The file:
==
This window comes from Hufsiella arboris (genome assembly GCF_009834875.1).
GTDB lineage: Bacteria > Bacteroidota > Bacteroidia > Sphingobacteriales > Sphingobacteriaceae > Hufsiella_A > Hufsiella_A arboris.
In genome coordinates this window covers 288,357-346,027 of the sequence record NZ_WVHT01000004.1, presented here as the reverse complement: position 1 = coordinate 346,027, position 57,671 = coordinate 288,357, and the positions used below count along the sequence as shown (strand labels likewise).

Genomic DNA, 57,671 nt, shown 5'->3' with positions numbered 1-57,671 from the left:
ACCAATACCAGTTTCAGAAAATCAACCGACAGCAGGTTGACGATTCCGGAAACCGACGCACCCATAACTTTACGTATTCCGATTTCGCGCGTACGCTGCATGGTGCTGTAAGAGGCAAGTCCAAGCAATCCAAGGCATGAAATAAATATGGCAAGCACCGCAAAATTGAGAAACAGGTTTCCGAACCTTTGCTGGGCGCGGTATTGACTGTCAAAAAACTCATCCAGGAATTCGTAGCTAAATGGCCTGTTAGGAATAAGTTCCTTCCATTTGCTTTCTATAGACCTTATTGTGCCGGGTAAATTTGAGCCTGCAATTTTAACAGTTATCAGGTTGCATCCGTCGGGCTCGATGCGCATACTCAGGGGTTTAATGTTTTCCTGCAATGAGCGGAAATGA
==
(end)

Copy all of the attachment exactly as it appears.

This window comes from Hufsiella arboris (genome assembly GCF_009834875.1).
GTDB lineage: Bacteria > Bacteroidota > Bacteroidia > Sphingobacteriales > Sphingobacteriaceae > Hufsiella_A > Hufsiella_A arboris.
In genome coordinates this window covers 288,357-346,027 of the sequence record NZ_WVHT01000004.1, presented here as the reverse complement: position 1 = coordinate 346,027, position 57,671 = coordinate 288,357, and the positions used below count along the sequence as shown (strand labels likewise).

Genomic DNA, 57,671 nt, shown 5'->3' with positions numbered 1-57,671 from the left:
ACCAATACCAGTTTCAGAAAATCAACCGACAGCAGGTTGACGATTCCGGAAACCGACGCACCCATAACTTTACGTATTCCGATTTCGCGCGTACGCTGCATGGTGCTGTAAGAGGCAAGTCCAAGCAATCCAAGGCATGAAATAAATATGGCAAGCACCGCAAAATTGAGAAACAGGTTTCCGAACCTTTGCTGGGCGCGGTATTGACTGTCAAAAAACTCATCCAGGAATTCGTAGCTAAATGGCCTGTTAGGAATAAGTTCCTTCCATTTGCTTTCTATAGACCTTATTGTGCCGGGTAAATTTGAGCCTGCAATTTTAACAGTTATCAGGTTGCATCCGTCGGGCTCGATGCGCATACTCAGGGGTTTAATGTTTTCCTGCAATGAGCGGAAATGA